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In Saskatchewan, visitors can explore Canada’s sprawling plains in all their majesty. Home to 100,000-plus lakes and rivers, endless prairies and untouched parkland, Saskatchewan is a doorway to untamed prairie.

Canada’s Compelling Past

The city of Regina showcases some of the most dramatic chapters in Canada’s history. Swing by the RCMP Heritage Centre to see Mounties in training and hear the story of how the national police force came to be. The Royal Saskatchewan Museum goes even further back in time by unveiling the province’s rich First Nations history and its dinosaur-filled past. You can also experience indigenous culture firsthand in Saskatoon’s Wanuskewin Heritage Park. Tour Castle Butte in the badlands of the Big Muddy Valley in the south.

Succulent berry pie

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Regional Dish

Saskatchewan Berry Pie

Help yourself to a generous portion of Saskatoon berry pie. The native berries inside this beloved dessert look like blueberries but are actually closer to the apple family. Sweet and nutty in flavor, the fruit was a staple for Indigenous peoples and early settlers. Today, locals love going out and picking the wild berries every summer.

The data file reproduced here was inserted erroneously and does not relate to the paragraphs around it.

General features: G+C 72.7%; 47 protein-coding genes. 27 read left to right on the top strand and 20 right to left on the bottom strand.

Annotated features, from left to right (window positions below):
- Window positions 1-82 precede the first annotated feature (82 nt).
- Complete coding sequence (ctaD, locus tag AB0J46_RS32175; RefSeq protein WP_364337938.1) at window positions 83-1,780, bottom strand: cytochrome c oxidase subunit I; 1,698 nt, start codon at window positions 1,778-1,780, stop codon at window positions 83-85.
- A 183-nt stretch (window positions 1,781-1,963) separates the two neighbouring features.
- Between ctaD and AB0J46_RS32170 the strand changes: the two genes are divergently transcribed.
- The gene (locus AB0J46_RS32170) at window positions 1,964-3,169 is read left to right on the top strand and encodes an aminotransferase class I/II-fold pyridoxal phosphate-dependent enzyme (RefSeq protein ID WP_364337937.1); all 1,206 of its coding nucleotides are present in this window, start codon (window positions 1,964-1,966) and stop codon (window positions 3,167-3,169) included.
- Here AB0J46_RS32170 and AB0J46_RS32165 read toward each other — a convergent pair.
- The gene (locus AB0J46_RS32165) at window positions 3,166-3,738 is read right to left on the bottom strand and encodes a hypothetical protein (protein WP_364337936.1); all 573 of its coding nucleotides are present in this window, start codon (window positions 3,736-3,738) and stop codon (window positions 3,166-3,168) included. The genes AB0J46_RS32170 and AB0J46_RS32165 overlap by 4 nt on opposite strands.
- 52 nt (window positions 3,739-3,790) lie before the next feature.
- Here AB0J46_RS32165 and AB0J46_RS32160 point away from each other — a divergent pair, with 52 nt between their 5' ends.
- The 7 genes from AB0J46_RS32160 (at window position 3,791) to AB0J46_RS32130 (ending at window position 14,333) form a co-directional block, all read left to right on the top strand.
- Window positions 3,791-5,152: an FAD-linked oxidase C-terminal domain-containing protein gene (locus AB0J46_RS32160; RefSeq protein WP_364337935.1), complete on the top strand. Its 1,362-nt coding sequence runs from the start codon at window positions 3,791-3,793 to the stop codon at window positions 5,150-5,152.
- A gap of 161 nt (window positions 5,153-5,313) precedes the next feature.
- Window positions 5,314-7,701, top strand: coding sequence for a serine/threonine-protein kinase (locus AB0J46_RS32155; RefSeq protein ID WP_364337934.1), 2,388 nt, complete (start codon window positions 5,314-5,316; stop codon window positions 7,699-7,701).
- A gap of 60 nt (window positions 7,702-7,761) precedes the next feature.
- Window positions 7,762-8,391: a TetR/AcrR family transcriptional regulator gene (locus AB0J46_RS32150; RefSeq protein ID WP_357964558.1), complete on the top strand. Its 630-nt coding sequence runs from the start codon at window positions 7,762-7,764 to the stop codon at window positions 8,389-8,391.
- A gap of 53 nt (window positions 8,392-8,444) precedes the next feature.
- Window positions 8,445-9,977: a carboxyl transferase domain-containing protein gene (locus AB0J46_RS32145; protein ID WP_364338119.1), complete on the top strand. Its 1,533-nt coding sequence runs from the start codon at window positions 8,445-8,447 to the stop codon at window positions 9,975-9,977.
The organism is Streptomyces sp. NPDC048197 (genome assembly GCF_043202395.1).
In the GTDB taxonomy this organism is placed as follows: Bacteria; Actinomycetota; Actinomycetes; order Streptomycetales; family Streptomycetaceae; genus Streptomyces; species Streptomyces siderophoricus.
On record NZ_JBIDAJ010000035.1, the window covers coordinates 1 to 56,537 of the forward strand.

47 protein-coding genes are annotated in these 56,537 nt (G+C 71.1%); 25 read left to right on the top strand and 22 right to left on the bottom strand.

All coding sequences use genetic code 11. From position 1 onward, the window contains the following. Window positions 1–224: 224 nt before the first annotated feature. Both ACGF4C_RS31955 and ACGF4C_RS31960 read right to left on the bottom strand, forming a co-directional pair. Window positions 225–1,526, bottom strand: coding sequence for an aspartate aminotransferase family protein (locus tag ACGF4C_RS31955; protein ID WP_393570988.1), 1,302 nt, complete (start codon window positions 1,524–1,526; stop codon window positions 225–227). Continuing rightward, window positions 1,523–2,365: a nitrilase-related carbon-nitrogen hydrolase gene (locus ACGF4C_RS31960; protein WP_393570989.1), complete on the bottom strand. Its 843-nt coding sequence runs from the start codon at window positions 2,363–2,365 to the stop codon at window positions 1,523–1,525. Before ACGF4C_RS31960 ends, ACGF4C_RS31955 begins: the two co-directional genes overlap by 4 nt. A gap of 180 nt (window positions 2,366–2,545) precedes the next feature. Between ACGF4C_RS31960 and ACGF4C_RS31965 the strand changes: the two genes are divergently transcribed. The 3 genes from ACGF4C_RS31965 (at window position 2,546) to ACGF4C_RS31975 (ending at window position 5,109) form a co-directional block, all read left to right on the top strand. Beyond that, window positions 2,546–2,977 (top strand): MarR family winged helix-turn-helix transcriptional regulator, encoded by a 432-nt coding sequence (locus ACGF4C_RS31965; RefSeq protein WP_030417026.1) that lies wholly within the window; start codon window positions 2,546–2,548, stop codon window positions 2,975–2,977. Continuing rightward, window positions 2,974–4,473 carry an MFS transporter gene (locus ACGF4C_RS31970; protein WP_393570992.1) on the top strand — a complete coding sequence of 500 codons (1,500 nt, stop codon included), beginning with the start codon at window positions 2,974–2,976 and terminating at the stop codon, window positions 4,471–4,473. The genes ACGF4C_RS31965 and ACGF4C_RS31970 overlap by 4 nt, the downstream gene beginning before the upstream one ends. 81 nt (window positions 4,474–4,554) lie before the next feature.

Iconic Parks

Although Prince Albert National Park often flies under the radar, it has been named by National Geographic as one of the country’s “50 Places of a Lifetime.” Scenic drives offer glimpses of wild bison; ziplines let you soar across boreal forest; and tranquil backcountry lakes provide the ultimate escape from real life. Grasslands National Park is worth a visit just for a prairie safari, which brings you close to bison, antelope and eagles.

Water Wonders

Ready to go rafting? Head to the Churchill River for high-speed rafting action on churning whitewater. It’s also an excellent spot for catching walleye and northern pike. If you’re set on trophy fish, make your way to the remote Milton Lake Lodge. Located in northern Saskatchewan, this renowned angling destination is where you go to battle gigantic trout and northern pike. Afterward, relax in salty Little Manitou Lake, known as the Dead Sea of Canada.